Just as data governance is important for all aspects of business, today we’re bringing attention to how it plays a crucial role in ensuring an error free and quality controlled supply chain management. With the need to continue competing in the global environment, to rigorously keep up with legal and regulatory compliances and demands, and to avoid any kind of interruptions at all cost, companies are witnessing a surge in data governance opportunities.
It’s also justified! Let’s tell you how. In a supply chain, goods and services are consistently on the move. This means that a large quantity of materials, along with data, is being exchanged with a majority of supply chain individuals. So, if the proper data governance business processes and tools are not effectively implemented in your IT environment, even a slight error causes millions in loss of revenue and most importantly, time! Furthermore, as the supply chain grows, the possibility of sharing information with unauthorized networks also increases exponentially. As a result, plans leak to irresponsible parties, and, thus, competitors can easily imitate an innovation.
What Role Does Data Governance Play in Supply Chain?
In the term ‘Data Governance’, ‘Data’ is the process of managing the flow of data across business units and participants touching the digital platform, ‘Governance’ focuses on the integrity and security of data, based on the standards defined by an organization.
Let’s talk more about what exactly can data governance help us achieve.
A standard supply chain process revolves around 7 key activities, namely: design, planning, sourcing, production, logistics, financial planning, and reconciliation. So, let’s take a tour of how data governance functions in all of these supply chain activities.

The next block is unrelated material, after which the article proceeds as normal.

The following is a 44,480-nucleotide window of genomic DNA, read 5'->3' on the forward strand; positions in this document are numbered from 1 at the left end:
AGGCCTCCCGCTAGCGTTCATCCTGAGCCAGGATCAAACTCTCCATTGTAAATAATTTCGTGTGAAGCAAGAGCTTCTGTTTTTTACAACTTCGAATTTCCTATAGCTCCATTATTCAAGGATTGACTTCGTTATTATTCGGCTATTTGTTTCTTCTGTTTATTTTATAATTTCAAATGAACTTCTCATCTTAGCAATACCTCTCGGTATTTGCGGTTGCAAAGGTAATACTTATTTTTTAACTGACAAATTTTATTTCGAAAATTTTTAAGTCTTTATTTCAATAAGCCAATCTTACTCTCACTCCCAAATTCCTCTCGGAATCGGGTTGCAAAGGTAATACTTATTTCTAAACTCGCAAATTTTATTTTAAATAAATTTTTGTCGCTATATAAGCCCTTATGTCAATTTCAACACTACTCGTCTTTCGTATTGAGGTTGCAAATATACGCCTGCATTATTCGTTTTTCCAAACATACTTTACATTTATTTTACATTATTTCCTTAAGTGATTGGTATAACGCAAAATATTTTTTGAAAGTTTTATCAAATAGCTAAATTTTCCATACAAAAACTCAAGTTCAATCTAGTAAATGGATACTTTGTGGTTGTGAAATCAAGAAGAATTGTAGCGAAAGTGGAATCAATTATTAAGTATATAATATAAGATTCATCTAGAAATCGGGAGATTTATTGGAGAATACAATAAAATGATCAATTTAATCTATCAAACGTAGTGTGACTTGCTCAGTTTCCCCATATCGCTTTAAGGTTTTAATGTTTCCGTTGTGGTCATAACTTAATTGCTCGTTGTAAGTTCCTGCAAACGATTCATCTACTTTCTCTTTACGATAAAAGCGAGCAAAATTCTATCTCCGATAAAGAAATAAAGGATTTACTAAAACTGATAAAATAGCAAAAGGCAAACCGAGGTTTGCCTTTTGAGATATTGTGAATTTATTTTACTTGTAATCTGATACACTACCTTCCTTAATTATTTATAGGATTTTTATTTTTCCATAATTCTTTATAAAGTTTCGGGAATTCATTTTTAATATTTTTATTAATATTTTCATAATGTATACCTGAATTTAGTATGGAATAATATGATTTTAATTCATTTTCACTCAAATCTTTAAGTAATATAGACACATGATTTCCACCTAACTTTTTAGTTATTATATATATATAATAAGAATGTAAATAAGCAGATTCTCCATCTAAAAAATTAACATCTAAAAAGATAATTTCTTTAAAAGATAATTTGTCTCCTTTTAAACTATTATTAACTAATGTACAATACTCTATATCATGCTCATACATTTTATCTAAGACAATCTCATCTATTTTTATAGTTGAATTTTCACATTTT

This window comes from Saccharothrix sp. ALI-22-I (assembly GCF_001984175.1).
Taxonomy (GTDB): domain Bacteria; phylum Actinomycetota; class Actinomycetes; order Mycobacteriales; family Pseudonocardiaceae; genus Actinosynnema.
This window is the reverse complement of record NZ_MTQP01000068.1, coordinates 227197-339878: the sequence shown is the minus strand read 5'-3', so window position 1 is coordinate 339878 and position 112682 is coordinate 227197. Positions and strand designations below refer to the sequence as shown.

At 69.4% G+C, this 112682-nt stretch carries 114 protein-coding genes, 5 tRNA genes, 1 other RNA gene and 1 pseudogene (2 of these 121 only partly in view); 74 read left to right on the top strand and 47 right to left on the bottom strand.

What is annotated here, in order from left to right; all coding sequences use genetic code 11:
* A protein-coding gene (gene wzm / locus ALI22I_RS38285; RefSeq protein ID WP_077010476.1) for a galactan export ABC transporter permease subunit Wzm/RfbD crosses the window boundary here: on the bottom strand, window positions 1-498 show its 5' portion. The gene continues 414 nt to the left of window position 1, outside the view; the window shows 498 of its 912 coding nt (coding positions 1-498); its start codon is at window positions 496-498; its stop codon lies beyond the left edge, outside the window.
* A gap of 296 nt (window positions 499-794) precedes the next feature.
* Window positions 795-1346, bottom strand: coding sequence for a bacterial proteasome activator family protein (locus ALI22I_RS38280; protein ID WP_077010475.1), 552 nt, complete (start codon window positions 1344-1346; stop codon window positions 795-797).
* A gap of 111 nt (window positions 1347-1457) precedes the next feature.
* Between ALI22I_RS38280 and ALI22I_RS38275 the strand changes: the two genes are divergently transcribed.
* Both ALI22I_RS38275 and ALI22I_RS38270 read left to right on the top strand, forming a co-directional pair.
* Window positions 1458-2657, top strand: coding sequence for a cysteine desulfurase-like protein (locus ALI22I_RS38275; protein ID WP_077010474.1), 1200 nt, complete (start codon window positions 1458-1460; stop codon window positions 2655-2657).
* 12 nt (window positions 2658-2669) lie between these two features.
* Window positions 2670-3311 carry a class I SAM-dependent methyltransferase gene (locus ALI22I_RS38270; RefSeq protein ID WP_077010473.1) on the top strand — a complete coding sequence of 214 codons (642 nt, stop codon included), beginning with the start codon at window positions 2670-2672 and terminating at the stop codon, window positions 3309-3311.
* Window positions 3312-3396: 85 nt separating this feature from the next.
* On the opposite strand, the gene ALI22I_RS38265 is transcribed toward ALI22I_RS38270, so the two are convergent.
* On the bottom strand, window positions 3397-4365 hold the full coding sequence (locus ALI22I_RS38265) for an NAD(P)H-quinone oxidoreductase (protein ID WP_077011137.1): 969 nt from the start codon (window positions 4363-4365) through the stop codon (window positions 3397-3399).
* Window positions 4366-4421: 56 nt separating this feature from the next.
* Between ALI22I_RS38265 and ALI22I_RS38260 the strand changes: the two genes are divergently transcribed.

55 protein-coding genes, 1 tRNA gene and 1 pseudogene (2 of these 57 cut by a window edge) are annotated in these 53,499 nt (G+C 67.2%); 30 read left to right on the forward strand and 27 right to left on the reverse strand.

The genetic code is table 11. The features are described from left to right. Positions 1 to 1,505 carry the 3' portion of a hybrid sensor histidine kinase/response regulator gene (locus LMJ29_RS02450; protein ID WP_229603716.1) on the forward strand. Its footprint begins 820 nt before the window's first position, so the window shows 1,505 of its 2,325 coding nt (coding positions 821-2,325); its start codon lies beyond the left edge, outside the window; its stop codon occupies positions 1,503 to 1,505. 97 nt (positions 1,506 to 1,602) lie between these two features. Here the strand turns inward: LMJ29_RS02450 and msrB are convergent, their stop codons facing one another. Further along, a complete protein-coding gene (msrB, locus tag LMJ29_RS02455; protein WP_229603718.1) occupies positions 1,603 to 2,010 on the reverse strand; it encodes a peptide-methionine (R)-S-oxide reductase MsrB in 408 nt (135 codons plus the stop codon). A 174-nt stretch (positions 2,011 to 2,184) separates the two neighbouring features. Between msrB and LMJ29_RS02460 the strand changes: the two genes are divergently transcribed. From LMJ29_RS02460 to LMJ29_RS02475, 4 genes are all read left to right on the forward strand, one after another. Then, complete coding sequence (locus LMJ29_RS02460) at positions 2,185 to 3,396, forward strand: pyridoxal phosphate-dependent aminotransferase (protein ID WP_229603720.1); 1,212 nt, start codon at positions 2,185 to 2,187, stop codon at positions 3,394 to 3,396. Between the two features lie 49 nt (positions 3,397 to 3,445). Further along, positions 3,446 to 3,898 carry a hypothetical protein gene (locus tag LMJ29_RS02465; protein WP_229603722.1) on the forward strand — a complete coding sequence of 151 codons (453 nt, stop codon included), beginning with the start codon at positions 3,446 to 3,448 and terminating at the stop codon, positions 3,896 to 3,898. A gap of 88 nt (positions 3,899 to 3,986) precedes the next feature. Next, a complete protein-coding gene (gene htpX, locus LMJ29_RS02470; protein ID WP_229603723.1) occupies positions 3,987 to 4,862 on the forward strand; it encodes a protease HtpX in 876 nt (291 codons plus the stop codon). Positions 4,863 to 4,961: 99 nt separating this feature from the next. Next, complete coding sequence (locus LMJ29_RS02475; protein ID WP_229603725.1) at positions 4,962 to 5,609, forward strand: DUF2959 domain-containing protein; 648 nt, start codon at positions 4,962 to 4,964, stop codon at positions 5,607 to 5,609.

Data management tools facilitate design releases and help in distributing design data to various manufacturing sites, which further helps you in managing changes digitally, in a closed loop. With an efficient data strategy, you can reduce nearly 15% to 20% in product cost during the design phase.
While most brands today rely on historical purchase order data and annual supplier performance data to analyze their sourcing health, what they actually need is a well-defined data strategy with which they can track all sourcing activities in real-time just by reviewing the supplier’s day-to-day contributions.
Performance analysis is another integral step in the product lifecycle. It helps organizations in tracking metrics that help in improving production schedules which further lead to cost benefits. Here are a few examples:
– Compare lead times against sales revenue to efficiently meet demands.
– Track the amount of water and energy consumption per production cycle to measure the reduction of their carbon footprints.
Warehousing and Distribution
With a boom in technology and the ability to analyze data for supply chains, a lot of focus has shifted from taking warehousing initiatives onto enhancing agility and imposing minimum costs on warehousing. With the ability to quickly sense the status of inventory with the demands, you can plan operations in accordance to market needs and save the extra cost of delayed information availability.
Did you know that if you had appropriate data strategies in place, supply chain firms could potentially reduce liability costs by over 20% over three years?
Recommended Read: 5 Tips to Streamline Your Supply Chain